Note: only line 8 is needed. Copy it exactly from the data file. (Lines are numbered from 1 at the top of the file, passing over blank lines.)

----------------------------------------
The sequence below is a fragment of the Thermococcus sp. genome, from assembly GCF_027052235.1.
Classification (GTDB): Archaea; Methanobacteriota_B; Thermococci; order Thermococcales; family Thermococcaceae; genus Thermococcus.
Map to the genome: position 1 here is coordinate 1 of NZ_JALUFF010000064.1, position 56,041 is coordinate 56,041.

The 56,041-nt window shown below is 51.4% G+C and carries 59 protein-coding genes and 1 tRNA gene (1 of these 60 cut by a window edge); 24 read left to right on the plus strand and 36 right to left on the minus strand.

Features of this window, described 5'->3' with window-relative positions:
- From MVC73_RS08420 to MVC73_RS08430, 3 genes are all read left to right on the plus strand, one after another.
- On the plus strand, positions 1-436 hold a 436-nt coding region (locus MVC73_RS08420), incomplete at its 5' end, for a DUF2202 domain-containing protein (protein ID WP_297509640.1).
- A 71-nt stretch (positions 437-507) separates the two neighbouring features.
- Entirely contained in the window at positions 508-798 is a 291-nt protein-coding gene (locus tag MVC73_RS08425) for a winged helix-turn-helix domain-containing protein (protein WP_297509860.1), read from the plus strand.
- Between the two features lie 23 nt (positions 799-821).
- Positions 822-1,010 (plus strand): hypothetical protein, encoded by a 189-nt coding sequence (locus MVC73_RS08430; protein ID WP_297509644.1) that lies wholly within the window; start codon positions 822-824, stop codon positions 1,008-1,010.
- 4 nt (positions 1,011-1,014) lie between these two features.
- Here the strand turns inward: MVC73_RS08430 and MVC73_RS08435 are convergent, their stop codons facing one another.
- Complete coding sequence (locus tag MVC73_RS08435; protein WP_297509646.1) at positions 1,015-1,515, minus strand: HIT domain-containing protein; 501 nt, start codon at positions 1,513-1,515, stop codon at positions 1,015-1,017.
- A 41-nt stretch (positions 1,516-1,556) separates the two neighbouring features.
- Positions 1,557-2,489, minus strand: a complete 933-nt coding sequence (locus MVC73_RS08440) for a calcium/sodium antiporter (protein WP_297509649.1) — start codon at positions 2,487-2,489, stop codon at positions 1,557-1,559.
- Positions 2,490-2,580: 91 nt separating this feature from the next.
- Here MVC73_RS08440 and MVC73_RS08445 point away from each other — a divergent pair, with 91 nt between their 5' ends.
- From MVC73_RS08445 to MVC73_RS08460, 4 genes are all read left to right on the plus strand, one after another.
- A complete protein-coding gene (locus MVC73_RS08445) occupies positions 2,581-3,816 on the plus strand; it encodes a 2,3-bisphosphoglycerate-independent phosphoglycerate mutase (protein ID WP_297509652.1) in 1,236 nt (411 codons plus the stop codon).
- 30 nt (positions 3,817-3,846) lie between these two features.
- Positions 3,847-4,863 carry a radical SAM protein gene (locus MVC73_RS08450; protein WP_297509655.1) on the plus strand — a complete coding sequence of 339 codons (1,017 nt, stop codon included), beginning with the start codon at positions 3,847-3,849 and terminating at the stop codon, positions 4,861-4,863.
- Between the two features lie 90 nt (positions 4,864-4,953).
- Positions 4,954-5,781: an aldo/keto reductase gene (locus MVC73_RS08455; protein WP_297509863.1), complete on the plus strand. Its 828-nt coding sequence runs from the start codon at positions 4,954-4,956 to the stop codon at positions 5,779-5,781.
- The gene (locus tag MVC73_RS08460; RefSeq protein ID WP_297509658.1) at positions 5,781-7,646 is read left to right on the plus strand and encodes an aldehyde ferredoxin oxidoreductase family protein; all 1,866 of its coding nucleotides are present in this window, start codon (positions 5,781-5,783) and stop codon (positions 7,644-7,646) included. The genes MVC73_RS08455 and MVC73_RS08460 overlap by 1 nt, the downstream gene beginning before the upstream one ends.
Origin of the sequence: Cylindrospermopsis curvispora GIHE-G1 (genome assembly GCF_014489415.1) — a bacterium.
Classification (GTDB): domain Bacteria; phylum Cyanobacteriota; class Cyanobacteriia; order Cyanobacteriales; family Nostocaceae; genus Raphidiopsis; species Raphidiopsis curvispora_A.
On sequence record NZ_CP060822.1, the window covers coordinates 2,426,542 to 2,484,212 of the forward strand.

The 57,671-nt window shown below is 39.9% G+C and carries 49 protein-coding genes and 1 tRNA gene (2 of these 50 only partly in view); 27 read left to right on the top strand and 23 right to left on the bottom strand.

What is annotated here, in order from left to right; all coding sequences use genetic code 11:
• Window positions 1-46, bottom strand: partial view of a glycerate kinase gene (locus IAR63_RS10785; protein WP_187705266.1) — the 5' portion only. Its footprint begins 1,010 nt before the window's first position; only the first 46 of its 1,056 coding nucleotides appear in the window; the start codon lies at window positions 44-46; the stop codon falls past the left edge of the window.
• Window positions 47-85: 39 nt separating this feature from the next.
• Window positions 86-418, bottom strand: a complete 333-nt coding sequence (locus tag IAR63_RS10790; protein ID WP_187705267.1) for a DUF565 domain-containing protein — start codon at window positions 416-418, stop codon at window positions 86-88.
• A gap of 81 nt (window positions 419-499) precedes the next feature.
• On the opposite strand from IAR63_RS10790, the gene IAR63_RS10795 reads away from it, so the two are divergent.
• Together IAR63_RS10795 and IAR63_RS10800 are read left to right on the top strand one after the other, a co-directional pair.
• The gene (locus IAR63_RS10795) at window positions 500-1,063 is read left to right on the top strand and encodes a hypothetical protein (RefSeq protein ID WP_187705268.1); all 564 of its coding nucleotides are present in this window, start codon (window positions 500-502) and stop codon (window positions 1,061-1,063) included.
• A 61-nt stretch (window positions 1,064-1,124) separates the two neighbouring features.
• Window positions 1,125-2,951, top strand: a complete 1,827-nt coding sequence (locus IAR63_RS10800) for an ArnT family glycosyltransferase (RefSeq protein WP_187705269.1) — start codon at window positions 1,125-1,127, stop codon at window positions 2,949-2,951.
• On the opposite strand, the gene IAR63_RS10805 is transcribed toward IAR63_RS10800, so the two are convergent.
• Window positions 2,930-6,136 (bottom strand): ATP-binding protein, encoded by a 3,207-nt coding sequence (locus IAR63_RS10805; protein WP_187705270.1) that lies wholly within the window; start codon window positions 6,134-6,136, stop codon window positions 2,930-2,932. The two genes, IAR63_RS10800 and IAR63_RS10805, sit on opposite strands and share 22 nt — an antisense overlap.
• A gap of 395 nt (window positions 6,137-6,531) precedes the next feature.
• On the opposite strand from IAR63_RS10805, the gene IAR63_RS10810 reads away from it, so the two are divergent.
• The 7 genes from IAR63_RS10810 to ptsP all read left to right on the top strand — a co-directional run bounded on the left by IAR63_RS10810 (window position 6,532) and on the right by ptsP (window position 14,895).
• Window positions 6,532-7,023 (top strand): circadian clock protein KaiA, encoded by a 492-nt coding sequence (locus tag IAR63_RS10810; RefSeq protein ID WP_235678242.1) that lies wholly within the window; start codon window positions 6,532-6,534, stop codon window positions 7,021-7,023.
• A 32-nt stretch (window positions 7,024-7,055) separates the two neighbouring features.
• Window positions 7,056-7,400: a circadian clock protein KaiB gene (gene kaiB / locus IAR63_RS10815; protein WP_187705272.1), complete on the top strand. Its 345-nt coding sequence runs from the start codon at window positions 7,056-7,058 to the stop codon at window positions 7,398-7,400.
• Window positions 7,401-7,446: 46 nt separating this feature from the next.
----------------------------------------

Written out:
- A 71-nt stretch (positions 437-507) separates the two neighbouring features.